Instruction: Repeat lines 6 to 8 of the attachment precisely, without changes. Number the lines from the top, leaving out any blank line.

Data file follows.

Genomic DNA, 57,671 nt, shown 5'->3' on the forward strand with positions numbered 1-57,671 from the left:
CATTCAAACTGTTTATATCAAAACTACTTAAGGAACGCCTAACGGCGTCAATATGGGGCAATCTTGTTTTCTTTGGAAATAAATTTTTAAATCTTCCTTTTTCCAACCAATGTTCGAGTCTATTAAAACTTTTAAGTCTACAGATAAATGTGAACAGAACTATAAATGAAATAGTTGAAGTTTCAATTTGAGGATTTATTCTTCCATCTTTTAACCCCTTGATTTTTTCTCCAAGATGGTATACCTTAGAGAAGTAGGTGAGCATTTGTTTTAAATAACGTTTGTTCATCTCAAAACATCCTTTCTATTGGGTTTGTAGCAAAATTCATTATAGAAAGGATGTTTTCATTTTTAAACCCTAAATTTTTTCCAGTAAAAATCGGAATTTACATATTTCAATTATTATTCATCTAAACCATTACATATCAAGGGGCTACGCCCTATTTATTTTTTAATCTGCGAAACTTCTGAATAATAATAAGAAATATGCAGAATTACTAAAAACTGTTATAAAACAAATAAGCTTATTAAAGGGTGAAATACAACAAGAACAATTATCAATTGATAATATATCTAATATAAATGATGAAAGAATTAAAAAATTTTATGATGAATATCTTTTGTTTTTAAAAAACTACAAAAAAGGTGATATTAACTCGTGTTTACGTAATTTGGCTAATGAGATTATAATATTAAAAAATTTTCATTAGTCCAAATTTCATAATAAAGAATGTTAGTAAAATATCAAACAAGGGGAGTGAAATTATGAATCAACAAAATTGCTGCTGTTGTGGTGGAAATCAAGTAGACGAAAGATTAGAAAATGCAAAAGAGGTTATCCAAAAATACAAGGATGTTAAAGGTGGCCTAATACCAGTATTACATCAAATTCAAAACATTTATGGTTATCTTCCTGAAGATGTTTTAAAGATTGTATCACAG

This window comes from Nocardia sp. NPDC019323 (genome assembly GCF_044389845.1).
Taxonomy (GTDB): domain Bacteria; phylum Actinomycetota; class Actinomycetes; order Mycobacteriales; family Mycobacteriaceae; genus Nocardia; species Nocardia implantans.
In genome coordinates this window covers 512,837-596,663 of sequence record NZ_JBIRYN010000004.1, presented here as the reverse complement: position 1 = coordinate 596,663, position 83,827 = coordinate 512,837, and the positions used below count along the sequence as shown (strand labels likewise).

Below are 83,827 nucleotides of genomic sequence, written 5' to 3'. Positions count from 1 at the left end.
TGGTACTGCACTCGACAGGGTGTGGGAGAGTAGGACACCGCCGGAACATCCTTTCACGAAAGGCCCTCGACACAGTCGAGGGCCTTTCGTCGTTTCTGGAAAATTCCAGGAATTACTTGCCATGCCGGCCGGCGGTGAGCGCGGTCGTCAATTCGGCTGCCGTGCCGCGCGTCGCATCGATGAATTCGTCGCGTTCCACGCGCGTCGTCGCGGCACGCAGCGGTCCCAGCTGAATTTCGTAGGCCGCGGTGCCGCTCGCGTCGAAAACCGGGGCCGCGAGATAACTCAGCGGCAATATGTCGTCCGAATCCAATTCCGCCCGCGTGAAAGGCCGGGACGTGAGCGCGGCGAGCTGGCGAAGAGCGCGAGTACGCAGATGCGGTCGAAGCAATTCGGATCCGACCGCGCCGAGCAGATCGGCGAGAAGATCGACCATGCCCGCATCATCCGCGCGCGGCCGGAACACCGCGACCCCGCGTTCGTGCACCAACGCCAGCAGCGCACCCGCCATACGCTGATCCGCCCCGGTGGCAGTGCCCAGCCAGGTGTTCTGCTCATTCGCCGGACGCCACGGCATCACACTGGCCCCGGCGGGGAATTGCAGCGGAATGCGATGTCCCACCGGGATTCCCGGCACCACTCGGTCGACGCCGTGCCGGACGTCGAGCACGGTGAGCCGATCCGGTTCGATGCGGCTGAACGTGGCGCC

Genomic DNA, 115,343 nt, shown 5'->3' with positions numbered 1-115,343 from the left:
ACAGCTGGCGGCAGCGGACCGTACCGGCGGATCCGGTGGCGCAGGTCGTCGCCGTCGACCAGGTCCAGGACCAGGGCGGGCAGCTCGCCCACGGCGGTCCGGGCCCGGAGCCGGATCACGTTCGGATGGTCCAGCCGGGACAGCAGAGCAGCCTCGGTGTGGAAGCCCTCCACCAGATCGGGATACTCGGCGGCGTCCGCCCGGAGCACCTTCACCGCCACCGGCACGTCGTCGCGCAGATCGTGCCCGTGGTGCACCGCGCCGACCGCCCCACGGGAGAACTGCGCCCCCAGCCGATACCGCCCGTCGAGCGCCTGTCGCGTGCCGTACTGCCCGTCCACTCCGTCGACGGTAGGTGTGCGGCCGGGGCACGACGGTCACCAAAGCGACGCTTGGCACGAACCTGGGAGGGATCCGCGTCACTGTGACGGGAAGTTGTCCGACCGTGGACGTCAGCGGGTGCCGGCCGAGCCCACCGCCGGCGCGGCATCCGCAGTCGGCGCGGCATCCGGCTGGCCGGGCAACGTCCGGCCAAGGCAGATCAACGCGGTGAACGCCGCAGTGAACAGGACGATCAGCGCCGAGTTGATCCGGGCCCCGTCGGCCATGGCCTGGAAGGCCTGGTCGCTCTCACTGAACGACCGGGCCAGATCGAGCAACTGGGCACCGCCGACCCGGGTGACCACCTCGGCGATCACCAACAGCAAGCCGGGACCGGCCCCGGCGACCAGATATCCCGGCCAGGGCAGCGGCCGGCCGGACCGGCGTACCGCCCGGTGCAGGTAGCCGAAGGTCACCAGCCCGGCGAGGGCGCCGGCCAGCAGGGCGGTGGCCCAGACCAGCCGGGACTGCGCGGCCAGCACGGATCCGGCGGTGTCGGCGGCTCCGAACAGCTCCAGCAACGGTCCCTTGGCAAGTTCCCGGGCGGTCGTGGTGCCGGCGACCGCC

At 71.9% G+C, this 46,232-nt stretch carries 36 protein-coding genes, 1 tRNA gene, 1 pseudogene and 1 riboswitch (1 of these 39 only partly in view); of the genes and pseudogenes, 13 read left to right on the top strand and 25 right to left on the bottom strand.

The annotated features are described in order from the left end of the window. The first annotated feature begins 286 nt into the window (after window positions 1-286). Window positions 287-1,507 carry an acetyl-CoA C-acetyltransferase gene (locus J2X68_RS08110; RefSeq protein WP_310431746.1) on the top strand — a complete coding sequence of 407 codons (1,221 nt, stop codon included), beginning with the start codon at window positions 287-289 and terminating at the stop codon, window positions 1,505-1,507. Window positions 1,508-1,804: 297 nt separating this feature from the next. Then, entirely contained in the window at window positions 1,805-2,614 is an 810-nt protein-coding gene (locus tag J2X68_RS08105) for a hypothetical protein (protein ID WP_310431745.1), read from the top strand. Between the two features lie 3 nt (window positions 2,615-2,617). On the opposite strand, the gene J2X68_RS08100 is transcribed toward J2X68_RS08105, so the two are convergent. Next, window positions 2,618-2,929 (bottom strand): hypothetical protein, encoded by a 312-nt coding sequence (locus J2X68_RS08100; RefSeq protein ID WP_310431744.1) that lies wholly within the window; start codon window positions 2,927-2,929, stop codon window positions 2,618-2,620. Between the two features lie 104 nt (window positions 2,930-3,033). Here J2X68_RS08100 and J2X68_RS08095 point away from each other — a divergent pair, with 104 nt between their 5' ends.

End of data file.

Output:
Below are 83,827 nucleotides of genomic sequence, written 5' to 3'. Positions count from 1 at the left end.
TGGTACTGCACTCGACAGGGTGTGGGAGAGTAGGACACCGCCGGAACATCCTTTCACGAAAGGCCCTCGACACAGTCGAGGGCCTTTCGTCGTTTCTGGAAAATTCCAGGAATTACTTGCCATGCCGGCCGGCGGTGAGCGCGGTCGTCAATTCGGCTGCCGTGCCGCGCGTCGCATCGATGAATTCGTCGCGTTCCACGCGCGTCGTCGCGGCACGCAGCGGTCCCAGCTGAATTTCGTAGGCCGCGGTGCCGCTCGCGTCGAAAACCGGGGCCGCGAGATAACTCAGCGGCAATATGTCGTCCGAATCCAATTCCGCCCGCGTGAAAGGCCGGGACGTGAGCGCGGCGAGCTGGCGAAGAGCGCGAGTACGCAGATGCGGTCGAAGCAATTCGGATCCGACCGCGCCGAGCAGATCGGCGAGAAGATCGACCATGCCCGCATCATCCGCGCGCGGCCGGAACACCGCGACCCCGCGTTCGTGCACCAACGCCAGCAGCGCACCCGCCATACGCTGATCCGCCCCGGTGGCAGTGCCCAGCCAGGTGTTCTGCTCATTCGCCGGACGCCACGGCATCACACTGGCCCCGGCGGGGAATTGCAGCGGAATGCGATGTCCCACCGGGATTCCCGGCACCACTCGGTCGACGCCGTGCCGGACGTCGAGCACGGTGAGCCGATCCGGTTCGATGCGGCTGAACGTGGCGCC

Genomic DNA, 115,343 nt, shown 5'->3' with positions numbered 1-115,343 from the left: